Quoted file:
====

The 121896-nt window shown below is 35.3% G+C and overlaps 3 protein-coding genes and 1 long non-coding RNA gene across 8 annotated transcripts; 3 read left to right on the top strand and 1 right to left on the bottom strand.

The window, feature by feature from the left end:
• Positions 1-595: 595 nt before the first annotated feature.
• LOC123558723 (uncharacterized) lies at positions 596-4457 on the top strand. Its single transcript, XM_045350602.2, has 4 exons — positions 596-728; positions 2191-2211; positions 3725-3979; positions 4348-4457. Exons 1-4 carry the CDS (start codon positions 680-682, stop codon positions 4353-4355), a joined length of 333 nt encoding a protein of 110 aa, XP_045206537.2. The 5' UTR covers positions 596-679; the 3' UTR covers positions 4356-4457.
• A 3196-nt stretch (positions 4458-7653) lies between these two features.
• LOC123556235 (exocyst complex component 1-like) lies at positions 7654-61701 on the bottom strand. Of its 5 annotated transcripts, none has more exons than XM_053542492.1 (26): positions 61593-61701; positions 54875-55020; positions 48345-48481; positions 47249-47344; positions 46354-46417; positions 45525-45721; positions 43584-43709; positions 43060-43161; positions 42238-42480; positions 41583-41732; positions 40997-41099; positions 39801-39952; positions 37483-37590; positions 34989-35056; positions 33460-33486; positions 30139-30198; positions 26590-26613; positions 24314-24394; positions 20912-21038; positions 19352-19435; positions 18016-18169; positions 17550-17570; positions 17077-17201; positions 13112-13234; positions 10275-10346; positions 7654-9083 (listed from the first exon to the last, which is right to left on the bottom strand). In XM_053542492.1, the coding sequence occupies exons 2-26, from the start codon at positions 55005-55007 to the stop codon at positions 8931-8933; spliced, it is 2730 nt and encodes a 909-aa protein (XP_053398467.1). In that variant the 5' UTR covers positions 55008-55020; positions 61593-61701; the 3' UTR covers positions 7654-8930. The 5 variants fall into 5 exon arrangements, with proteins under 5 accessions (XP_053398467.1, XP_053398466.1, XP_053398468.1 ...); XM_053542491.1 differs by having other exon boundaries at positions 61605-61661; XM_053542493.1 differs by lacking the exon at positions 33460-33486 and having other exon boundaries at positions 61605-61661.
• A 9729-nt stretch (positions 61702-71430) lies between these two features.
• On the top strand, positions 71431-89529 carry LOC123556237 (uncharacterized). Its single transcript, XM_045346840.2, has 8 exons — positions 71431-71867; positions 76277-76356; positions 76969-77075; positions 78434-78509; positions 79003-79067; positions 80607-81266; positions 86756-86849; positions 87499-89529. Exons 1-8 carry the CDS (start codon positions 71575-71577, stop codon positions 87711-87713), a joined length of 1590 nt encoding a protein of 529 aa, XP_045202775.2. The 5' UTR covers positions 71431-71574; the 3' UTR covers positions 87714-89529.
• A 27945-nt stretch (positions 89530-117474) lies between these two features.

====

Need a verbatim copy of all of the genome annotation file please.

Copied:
The 121896-nt window shown below is 35.3% G+C and overlaps 3 protein-coding genes and 1 long non-coding RNA gene across 8 annotated transcripts; 3 read left to right on the top strand and 1 right to left on the bottom strand.

The window, feature by feature from the left end:
• Positions 1-595: 595 nt before the first annotated feature.
• LOC123558723 (uncharacterized) lies at positions 596-4457 on the top strand. Its single transcript, XM_045350602.2, has 4 exons — positions 596-728; positions 2191-2211; positions 3725-3979; positions 4348-4457. Exons 1-4 carry the CDS (start codon positions 680-682, stop codon positions 4353-4355), a joined length of 333 nt encoding a protein of 110 aa, XP_045206537.2. The 5' UTR covers positions 596-679; the 3' UTR covers positions 4356-4457.
• A 3196-nt stretch (positions 4458-7653) lies between these two features.
• LOC123556235 (exocyst complex component 1-like) lies at positions 7654-61701 on the bottom strand. Of its 5 annotated transcripts, none has more exons than XM_053542492.1 (26): positions 61593-61701; positions 54875-55020; positions 48345-48481; positions 47249-47344; positions 46354-46417; positions 45525-45721; positions 43584-43709; positions 43060-43161; positions 42238-42480; positions 41583-41732; positions 40997-41099; positions 39801-39952; positions 37483-37590; positions 34989-35056; positions 33460-33486; positions 30139-30198; positions 26590-26613; positions 24314-24394; positions 20912-21038; positions 19352-19435; positions 18016-18169; positions 17550-17570; positions 17077-17201; positions 13112-13234; positions 10275-10346; positions 7654-9083 (listed from the first exon to the last, which is right to left on the bottom strand). In XM_053542492.1, the coding sequence occupies exons 2-26, from the start codon at positions 55005-55007 to the stop codon at positions 8931-8933; spliced, it is 2730 nt and encodes a 909-aa protein (XP_053398467.1). In that variant the 5' UTR covers positions 55008-55020; positions 61593-61701; the 3' UTR covers positions 7654-8930. The 5 variants fall into 5 exon arrangements, with proteins under 5 accessions (XP_053398467.1, XP_053398466.1, XP_053398468.1 ...); XM_053542491.1 differs by having other exon boundaries at positions 61605-61661; XM_053542493.1 differs by lacking the exon at positions 33460-33486 and having other exon boundaries at positions 61605-61661.
• A 9729-nt stretch (positions 61702-71430) lies between these two features.
• On the top strand, positions 71431-89529 carry LOC123556237 (uncharacterized). Its single transcript, XM_045346840.2, has 8 exons — positions 71431-71867; positions 76277-76356; positions 76969-77075; positions 78434-78509; positions 79003-79067; positions 80607-81266; positions 86756-86849; positions 87499-89529. Exons 1-8 carry the CDS (start codon positions 71575-71577, stop codon positions 87711-87713), a joined length of 1590 nt encoding a protein of 529 aa, XP_045202775.2. The 5' UTR covers positions 71431-71574; the 3' UTR covers positions 87714-89529.
• A 27945-nt stretch (positions 89530-117474) lies between these two features.